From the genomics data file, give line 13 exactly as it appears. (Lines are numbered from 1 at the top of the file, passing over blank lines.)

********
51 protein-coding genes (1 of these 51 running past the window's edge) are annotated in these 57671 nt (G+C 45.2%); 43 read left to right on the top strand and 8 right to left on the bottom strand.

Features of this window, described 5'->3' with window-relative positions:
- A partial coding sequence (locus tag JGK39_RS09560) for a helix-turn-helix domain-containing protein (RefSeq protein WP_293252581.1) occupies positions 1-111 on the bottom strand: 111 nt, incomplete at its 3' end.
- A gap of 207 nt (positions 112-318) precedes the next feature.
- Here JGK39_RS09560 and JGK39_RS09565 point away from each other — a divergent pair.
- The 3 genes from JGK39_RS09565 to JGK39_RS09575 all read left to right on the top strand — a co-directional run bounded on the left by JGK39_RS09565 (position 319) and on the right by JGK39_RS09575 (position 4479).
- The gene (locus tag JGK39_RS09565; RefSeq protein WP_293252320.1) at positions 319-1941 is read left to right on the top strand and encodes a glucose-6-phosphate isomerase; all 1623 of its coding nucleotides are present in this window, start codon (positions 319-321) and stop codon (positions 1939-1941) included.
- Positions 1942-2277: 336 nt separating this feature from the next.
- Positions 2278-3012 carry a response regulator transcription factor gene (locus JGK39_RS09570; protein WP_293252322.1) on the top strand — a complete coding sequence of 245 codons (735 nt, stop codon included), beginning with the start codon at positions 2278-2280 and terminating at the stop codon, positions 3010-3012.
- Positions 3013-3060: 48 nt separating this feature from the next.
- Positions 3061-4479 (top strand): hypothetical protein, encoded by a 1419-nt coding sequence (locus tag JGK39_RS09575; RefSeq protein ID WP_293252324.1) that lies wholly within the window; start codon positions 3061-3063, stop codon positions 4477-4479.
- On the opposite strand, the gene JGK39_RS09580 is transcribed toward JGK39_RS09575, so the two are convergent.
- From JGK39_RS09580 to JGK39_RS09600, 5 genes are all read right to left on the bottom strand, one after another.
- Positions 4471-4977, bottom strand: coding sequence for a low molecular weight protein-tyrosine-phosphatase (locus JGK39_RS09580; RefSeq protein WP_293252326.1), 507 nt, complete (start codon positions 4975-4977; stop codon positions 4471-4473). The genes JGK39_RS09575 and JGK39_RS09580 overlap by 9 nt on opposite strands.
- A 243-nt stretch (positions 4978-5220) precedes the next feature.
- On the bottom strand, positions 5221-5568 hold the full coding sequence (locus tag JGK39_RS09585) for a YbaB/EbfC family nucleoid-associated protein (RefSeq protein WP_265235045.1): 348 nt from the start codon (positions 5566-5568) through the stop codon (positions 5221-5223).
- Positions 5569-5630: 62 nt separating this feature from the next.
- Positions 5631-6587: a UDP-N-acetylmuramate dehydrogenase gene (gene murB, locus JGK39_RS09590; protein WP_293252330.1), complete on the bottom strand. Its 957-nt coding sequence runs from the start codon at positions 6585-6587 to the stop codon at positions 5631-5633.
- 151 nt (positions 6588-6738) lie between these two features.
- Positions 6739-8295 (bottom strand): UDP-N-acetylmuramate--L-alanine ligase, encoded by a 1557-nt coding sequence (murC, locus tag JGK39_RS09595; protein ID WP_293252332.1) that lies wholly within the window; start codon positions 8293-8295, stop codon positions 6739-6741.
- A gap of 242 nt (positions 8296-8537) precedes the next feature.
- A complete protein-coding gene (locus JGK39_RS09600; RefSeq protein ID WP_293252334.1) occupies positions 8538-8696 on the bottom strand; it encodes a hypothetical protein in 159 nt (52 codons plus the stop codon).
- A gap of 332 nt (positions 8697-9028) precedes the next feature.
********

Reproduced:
- From JGK39_RS09580 to JGK39_RS09600, 5 genes are all read right to left on the bottom strand, one after another.